EQUITY PAYOUT
The Midway Board has approved a 5% equity payout. They elected to pay (retire) 5% of all patron’s equities. This amounts to $1,700,000 in cash that will be paid. Members will receive their checks this month. Remember this is a NON-taxable payment as the taxes were paid the year the equity was earned.
 
 
Robert (Shawn) Newell Passes
Robert Newell better known as Shawn died in a truck accident on October 12. Shawn was an active member of the Midway Co-op Board for the Burr Oak-Mankato locations. He brought much knowledge to the board meetings and will be greatly missed. He was a second-generation farmer who had a great passion for farming.
 
General Office Update
By Craig Mans
We are just about 9 months into our fiscal year, and I can report we are having a good year. With everything 2020 has thrown at the world your cooperative has maintained its financial strength. Our regional cooperatives are also performing quite well. At the November Board Meeting the board of Midway Coop voted to retire (pay) 5% of your equity. This amounts to over $1.7 million in total payout. Checks will be sent out in December. A reminder that the taxes are already paid on this payout. We are mailing out a Domestic Productions Activities Deduction (DPAD) notification, just as we did last year. This is a notification only of the tax deduction that Midway is passing onto our patrons for the grain business ending in our March 31, 2020 fiscal year. This is the notification of the deduction that will show up on your 1099 for 2020. There is nothing you need to do now. Please consult your tax advisor to maximize your use of this deduction. This is a great benefit of doing business with your cooperative. Our new software system was an adjustment for all our employees  as well as customers. We have made it almost 5 months and things are starting to feel a little more normal. We appreciate your patience with us as we learned and navigated the changes. It was very stressful for all of us, but I am very happy with how the Midway Coop employee team handled everything. Our General Manager, Dell Princ will be retiring from Midway Coop at the end of 2020. He has worked at Midway Coop since 1979 and has been the GM since 1996. Dell has had a remarkable career and has left a lasting legacy for Midway Coop and its patrons. We can not thank him enough for what he has done, and we are glad that he will stay on to help advise on a part time basis. We will be holding a retirement celebration for him in January with time and date to be determined. I am honored and excited to take on the challenge of managing your cooperative in this changing landscape. Midway Coop is blessed with a great employee group and loyal patrons. We will continue to provide the services needed and be an important piece of every community we are in. Our Mission Statement is, “To serve our communities with a financially sound, professionally managed cooperative offering quality products and services at competitive prices.”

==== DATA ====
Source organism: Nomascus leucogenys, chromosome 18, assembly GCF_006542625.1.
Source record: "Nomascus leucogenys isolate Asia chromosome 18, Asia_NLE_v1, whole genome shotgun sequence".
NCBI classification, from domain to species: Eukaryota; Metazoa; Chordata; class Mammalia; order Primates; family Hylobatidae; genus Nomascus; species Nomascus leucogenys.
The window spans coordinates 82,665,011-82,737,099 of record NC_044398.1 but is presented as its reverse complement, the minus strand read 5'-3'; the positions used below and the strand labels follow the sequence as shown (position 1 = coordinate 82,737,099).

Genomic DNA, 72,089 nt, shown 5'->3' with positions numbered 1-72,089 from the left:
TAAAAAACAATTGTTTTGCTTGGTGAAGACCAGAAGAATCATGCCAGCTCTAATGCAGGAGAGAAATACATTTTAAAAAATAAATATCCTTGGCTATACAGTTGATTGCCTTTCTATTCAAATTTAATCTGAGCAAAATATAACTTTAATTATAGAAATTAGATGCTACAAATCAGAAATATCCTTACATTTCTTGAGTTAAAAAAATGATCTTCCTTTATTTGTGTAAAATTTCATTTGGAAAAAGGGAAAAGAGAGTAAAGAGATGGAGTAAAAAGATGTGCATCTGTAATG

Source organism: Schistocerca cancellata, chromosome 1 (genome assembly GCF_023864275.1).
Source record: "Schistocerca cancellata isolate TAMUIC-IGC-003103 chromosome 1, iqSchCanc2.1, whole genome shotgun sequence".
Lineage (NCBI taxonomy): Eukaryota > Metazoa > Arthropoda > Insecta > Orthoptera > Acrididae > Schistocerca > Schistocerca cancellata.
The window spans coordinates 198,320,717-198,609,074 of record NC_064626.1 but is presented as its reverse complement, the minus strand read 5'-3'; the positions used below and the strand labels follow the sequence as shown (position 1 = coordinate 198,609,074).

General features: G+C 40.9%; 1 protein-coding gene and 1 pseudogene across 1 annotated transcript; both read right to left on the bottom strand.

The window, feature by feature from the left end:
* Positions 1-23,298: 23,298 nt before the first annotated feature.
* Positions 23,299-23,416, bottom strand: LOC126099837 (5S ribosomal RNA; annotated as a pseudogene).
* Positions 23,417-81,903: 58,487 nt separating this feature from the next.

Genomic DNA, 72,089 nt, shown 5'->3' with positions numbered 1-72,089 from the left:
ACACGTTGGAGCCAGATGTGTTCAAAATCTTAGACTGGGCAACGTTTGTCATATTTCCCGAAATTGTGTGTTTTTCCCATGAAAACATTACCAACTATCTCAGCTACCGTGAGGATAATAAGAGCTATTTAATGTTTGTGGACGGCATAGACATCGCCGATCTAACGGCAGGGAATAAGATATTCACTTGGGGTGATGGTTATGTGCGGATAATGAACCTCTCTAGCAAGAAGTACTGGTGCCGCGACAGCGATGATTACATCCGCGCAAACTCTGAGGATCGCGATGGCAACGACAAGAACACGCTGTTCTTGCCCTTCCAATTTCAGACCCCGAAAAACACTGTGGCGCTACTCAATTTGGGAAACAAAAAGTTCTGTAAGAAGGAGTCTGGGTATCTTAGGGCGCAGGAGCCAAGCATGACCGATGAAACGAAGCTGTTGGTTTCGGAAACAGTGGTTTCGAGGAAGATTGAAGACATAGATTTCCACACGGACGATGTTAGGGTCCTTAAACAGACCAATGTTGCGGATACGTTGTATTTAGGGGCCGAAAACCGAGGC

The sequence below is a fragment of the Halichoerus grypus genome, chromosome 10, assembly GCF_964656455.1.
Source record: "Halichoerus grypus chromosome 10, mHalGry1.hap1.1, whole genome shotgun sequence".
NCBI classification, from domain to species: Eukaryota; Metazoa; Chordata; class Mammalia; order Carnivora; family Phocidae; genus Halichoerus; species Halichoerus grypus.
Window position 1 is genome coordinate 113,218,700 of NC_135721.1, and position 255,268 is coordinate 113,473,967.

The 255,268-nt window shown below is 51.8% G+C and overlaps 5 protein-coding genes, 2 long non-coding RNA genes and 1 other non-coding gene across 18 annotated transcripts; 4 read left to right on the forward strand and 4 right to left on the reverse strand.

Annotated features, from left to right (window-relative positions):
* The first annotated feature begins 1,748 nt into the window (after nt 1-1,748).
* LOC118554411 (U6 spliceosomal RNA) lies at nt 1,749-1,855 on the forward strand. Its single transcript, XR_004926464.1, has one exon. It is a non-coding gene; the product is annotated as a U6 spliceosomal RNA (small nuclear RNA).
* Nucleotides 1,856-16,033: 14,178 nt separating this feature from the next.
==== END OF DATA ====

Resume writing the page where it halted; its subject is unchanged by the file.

Agronomy
By Ron Reneberg